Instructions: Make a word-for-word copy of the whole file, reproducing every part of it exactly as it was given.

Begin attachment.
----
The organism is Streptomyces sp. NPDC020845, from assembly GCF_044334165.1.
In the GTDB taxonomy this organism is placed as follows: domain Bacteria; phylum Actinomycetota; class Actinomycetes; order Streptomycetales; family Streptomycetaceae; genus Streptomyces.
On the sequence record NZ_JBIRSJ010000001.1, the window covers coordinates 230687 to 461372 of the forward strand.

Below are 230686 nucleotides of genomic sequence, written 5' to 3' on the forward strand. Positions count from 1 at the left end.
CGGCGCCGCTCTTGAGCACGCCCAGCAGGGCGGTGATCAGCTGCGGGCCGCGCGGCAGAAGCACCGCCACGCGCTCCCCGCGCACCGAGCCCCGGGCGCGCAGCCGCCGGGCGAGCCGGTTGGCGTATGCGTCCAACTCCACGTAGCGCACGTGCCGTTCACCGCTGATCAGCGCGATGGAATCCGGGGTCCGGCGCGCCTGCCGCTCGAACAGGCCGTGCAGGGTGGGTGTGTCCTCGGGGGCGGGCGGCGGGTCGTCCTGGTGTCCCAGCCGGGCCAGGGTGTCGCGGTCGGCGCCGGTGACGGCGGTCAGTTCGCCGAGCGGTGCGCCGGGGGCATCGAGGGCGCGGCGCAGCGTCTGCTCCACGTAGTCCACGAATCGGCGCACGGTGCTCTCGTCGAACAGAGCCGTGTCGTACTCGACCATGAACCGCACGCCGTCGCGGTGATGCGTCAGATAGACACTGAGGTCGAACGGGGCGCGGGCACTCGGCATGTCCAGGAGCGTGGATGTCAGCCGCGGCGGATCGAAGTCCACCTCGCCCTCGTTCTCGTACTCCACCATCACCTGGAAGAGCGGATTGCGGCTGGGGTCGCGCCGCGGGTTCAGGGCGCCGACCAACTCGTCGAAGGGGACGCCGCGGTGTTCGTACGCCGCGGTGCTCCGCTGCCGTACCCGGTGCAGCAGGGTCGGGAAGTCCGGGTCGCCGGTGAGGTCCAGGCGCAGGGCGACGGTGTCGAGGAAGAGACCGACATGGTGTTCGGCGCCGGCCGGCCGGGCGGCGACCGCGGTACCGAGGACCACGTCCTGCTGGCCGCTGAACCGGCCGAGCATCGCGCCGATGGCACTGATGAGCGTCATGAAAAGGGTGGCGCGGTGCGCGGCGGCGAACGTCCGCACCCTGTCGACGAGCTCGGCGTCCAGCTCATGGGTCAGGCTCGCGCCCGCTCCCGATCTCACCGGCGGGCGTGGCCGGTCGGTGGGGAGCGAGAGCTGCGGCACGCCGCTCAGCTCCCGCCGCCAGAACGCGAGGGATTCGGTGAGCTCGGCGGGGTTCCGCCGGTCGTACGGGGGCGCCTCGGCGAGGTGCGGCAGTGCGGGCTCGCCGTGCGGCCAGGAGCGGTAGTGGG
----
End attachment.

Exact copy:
The organism is Streptomyces sp. NPDC020845, from assembly GCF_044334165.1.
In the GTDB taxonomy this organism is placed as follows: domain Bacteria; phylum Actinomycetota; class Actinomycetes; order Streptomycetales; family Streptomycetaceae; genus Streptomyces.
On the sequence record NZ_JBIRSJ010000001.1, the window covers coordinates 230687 to 461372 of the forward strand.

Below are 230686 nucleotides of genomic sequence, written 5' to 3' on the forward strand. Positions count from 1 at the left end.
CGGCGCCGCTCTTGAGCACGCCCAGCAGGGCGGTGATCAGCTGCGGGCCGCGCGGCAGAAGCACCGCCACGCGCTCCCCGCGCACCGAGCCCCGGGCGCGCAGCCGCCGGGCGAGCCGGTTGGCGTATGCGTCCAACTCCACGTAGCGCACGTGCCGTTCACCGCTGATCAGCGCGATGGAATCCGGGGTCCGGCGCGCCTGCCGCTCGAACAGGCCGTGCAGGGTGGGTGTGTCCTCGGGGGCGGGCGGCGGGTCGTCCTGGTGTCCCAGCCGGGCCAGGGTGTCGCGGTCGGCGCCGGTGACGGCGGTCAGTTCGCCGAGCGGTGCGCCGGGGGCATCGAGGGCGCGGCGCAGCGTCTGCTCCACGTAGTCCACGAATCGGCGCACGGTGCTCTCGTCGAACAGAGCCGTGTCGTACTCGACCATGAACCGCACGCCGTCGCGGTGATGCGTCAGATAGACACTGAGGTCGAACGGGGCGCGGGCACTCGGCATGTCCAGGAGCGTGGATGTCAGCCGCGGCGGATCGAAGTCCACCTCGCCCTCGTTCTCGTACTCCACCATCACCTGGAAGAGCGGATTGCGGCTGGGGTCGCGCCGCGGGTTCAGGGCGCCGACCAACTCGTCGAAGGGGACGCCGCGGTGTTCGTACGCCGCGGTGCTCCGCTGCCGTACCCGGTGCAGCAGGGTCGGGAAGTCCGGGTCGCCGGTGAGGTCCAGGCGCAGGGCGACGGTGTCGAGGAAGAGACCGACATGGTGTTCGGCGCCGGCCGGCCGGGCGGCGACCGCGGTACCGAGGACCACGTCCTGCTGGCCGCTGAACCGGCCGAGCATCGCGCCGATGGCACTGATGAGCGTCATGAAAAGGGTGGCGCGGTGCGCGGCGGCGAACGTCCGCACCCTGTCGACGAGCTCGGCGTCCAGCTCATGGGTCAGGCTCGCGCCCGCTCCCGATCTCACCGGCGGGCGTGGCCGGTCGGTGGGGAGCGAGAGCTGCGGCACGCCGCTCAGCTCCCGCCGCCAGAACGCGAGGGATTCGGTGAGCTCGGCGGGGTTCCGCCGGTCGTACGGGGGCGCCTCGGCGAGGTGCGGCAGTGCGGGCTCGCCGTGCGGCCAGGAGCGGTAGTGGG